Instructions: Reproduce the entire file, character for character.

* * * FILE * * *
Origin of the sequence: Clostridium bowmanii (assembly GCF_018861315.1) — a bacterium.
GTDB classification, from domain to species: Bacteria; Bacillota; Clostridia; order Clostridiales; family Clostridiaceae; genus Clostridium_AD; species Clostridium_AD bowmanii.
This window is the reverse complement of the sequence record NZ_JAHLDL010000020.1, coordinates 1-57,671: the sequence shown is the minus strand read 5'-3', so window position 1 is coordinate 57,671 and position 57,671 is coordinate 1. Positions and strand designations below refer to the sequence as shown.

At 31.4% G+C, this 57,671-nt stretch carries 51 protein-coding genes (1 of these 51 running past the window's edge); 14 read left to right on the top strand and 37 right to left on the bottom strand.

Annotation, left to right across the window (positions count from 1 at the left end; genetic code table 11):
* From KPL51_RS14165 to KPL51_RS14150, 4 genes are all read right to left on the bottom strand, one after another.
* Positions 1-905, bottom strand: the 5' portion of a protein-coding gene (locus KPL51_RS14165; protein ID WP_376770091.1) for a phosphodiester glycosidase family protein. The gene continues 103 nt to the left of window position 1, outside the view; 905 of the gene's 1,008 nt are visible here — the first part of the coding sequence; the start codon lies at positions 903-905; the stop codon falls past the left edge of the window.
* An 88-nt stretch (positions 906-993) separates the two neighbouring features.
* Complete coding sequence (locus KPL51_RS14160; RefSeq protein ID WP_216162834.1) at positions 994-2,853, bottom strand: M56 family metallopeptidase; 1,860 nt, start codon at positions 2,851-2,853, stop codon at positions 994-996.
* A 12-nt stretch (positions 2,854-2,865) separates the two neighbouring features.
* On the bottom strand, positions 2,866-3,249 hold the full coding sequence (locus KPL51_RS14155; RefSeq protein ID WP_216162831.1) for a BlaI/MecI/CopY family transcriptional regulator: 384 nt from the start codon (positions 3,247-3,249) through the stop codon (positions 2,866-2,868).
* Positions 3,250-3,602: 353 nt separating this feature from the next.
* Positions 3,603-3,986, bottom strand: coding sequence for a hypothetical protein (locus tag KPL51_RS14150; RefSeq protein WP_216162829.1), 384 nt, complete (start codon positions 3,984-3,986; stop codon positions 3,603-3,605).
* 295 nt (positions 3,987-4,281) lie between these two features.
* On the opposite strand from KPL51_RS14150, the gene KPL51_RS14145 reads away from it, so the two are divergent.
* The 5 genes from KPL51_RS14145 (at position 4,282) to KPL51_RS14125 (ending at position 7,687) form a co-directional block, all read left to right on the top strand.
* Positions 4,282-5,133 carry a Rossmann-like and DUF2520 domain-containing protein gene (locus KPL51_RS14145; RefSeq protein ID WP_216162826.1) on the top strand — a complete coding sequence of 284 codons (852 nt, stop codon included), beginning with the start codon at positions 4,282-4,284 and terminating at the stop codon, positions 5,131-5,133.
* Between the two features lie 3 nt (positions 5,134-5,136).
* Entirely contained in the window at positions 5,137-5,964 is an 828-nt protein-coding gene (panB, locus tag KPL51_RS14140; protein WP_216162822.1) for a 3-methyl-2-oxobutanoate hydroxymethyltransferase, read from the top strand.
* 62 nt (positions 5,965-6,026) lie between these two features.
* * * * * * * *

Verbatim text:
Origin of the sequence: Clostridium bowmanii (assembly GCF_018861315.1) — a bacterium.
GTDB classification, from domain to species: Bacteria; Bacillota; Clostridia; order Clostridiales; family Clostridiaceae; genus Clostridium_AD; species Clostridium_AD bowmanii.
This window is the reverse complement of the sequence record NZ_JAHLDL010000020.1, coordinates 1-57,671: the sequence shown is the minus strand read 5'-3', so window position 1 is coordinate 57,671 and position 57,671 is coordinate 1. Positions and strand designations below refer to the sequence as shown.

At 31.4% G+C, this 57,671-nt stretch carries 51 protein-coding genes (1 of these 51 running past the window's edge); 14 read left to right on the top strand and 37 right to left on the bottom strand.

Annotation, left to right across the window (positions count from 1 at the left end; genetic code table 11):
* From KPL51_RS14165 to KPL51_RS14150, 4 genes are all read right to left on the bottom strand, one after another.
* Positions 1-905, bottom strand: the 5' portion of a protein-coding gene (locus KPL51_RS14165; protein ID WP_376770091.1) for a phosphodiester glycosidase family protein. The gene continues 103 nt to the left of window position 1, outside the view; 905 of the gene's 1,008 nt are visible here — the first part of the coding sequence; the start codon lies at positions 903-905; the stop codon falls past the left edge of the window.
* An 88-nt stretch (positions 906-993) separates the two neighbouring features.
* Complete coding sequence (locus KPL51_RS14160; RefSeq protein ID WP_216162834.1) at positions 994-2,853, bottom strand: M56 family metallopeptidase; 1,860 nt, start codon at positions 2,851-2,853, stop codon at positions 994-996.
* A 12-nt stretch (positions 2,854-2,865) separates the two neighbouring features.
* On the bottom strand, positions 2,866-3,249 hold the full coding sequence (locus KPL51_RS14155; RefSeq protein ID WP_216162831.1) for a BlaI/MecI/CopY family transcriptional regulator: 384 nt from the start codon (positions 3,247-3,249) through the stop codon (positions 2,866-2,868).
* Positions 3,250-3,602: 353 nt separating this feature from the next.
* Positions 3,603-3,986, bottom strand: coding sequence for a hypothetical protein (locus tag KPL51_RS14150; RefSeq protein WP_216162829.1), 384 nt, complete (start codon positions 3,984-3,986; stop codon positions 3,603-3,605).
* 295 nt (positions 3,987-4,281) lie between these two features.
* On the opposite strand from KPL51_RS14150, the gene KPL51_RS14145 reads away from it, so the two are divergent.
* The 5 genes from KPL51_RS14145 (at position 4,282) to KPL51_RS14125 (ending at position 7,687) form a co-directional block, all read left to right on the top strand.
* Positions 4,282-5,133 carry a Rossmann-like and DUF2520 domain-containing protein gene (locus KPL51_RS14145; RefSeq protein ID WP_216162826.1) on the top strand — a complete coding sequence of 284 codons (852 nt, stop codon included), beginning with the start codon at positions 4,282-4,284 and terminating at the stop codon, positions 5,131-5,133.
* Between the two features lie 3 nt (positions 5,134-5,136).
* Entirely contained in the window at positions 5,137-5,964 is an 828-nt protein-coding gene (panB, locus tag KPL51_RS14140; protein WP_216162822.1) for a 3-methyl-2-oxobutanoate hydroxymethyltransferase, read from the top strand.
* 62 nt (positions 5,965-6,026) lie between these two features.